All of these human beings clearly demonstrated the fruits of faith we want to emulate. They also all had their faults, but those faults are obvious. An eclectic gathering—sort of an all-star lineup—of the best of their attributes would be all that we would need to formulate in our minds if what we needed to be saved was just a perfect example of the model Christian. Clearly this would have sufficed and, therefore, just as clearly, God the Father would have seen no need to send his Son to suffer as He did. “Jesus as example” would have been redundant and unnecessary. Scripture had already provided a composite example.
The very fact that God felt the need to send His Son meant that His Son could and would do for us what could not be provided in any other way.
The same is true with “Jesus as Enabler.” The very term assumes that man has some sort of latent, inner power that just needs to be released or unlocked at which point man could then save himself. Again, how silly and how shallow to imagine that God couldn’t figure out some way to awaken us to our own potential to save ourselves, other than the abuse and murder of his Son. There is, once again, only one possible explanation: Jesus was sent to do what could not be done any other way. This fact also reveals the lie in any idea that other systems of religious conviction can get you to the same heaven that Jesus opened. How demeaning to God and to our Savior Jesus to think that God wasn’t smart enough to spare his Son all the trauma of life on earth by simply telling us to be good Muslims, or Buddhists, or Hindus, or Deists, Theists, Jehovah’s Witnesses, and the like. Again, He didn’t do this because not one of these other man-made religions offers a viable path to Heaven. A payment for all sin had to be made for mankind. Man could not make it himself. It had to be provided for him.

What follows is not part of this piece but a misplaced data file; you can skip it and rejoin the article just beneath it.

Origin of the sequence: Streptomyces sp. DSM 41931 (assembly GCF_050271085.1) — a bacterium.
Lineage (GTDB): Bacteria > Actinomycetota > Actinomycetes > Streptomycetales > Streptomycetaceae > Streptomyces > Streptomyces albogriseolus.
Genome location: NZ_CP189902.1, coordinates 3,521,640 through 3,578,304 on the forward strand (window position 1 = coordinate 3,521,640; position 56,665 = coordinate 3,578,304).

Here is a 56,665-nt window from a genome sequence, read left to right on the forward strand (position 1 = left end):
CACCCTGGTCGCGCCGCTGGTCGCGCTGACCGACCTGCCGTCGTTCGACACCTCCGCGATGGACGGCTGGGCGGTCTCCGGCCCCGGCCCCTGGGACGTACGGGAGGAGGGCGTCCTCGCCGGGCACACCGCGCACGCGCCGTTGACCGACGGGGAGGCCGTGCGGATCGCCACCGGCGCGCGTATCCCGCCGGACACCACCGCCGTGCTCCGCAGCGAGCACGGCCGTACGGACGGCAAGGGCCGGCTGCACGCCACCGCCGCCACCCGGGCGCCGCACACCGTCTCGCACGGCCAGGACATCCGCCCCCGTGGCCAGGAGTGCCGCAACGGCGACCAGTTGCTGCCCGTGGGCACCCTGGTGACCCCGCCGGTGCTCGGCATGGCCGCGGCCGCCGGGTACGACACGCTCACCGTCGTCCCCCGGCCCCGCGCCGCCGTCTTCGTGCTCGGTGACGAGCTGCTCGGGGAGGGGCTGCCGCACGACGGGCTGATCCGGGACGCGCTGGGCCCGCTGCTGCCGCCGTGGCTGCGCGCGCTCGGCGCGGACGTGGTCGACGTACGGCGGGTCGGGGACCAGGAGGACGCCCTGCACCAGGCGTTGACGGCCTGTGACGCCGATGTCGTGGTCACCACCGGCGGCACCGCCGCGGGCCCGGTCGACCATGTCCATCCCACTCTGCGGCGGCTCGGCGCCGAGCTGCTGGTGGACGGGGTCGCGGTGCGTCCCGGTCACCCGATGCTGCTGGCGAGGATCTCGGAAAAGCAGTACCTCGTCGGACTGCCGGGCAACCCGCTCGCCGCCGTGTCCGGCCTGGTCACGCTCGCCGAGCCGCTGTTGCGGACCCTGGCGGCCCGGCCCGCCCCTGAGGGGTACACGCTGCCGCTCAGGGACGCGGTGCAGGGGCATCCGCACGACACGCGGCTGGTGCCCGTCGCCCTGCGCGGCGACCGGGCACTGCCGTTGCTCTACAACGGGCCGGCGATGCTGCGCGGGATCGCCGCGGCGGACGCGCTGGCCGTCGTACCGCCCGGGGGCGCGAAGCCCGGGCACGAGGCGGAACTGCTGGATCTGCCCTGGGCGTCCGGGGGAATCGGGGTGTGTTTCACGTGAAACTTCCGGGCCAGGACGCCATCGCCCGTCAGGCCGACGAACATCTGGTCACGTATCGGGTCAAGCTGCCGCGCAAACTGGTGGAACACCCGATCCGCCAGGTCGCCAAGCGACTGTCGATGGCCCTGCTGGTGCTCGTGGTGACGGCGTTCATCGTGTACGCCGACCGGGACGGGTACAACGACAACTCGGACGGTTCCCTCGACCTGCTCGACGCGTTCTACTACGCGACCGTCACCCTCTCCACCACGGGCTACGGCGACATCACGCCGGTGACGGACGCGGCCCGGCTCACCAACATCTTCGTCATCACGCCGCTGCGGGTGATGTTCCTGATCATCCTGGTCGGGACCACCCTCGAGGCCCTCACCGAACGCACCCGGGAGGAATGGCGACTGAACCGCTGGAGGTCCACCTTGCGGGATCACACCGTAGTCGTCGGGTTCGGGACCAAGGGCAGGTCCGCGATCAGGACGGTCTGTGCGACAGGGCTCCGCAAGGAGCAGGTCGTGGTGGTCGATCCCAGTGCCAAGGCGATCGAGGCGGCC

This is why we ask our Tender Shepherd not only to live in our hearts and lives as the One who tends us as His sheep, but to Himself come and live in our hearts as the very Lamb of God—the One who alone could serve as the adequate sacrifice for our sins. The very heart of the Christian faith is the simple trust that Jesus did just that and that nothing can now rob us of the Heaven He has won for us—nothing, except our own rejection of His payment as full and complete.
So we reaffirm in our own hearts the words stated by our Tender Shepherd in our text: “The Good Shepherd lays down His life for the sheep.” [v.11] Even more to the point: My Good Shepherd has laid down His life for me. This alone is my eternal hope and confidence. Amen.
Ministry by Mail is a weekly publication of the Church of the Lutheran Confession. Subscription and staff information may be found online at www.clclutheran.org/ministrybymail.
All scripture quotations, unless otherwise indicated, are taken from the New King James Version®. Copyright © 1982 by Thomas Nelson, Inc. Used by permission. All rights reserved.
Scripture quotations marked (ESV) are from The Holy Bible, English Standard Version®, copyright © 2001 by Crossway Bibles, a publishing ministry of Good News Publishers. Used by permission. All rights reserved.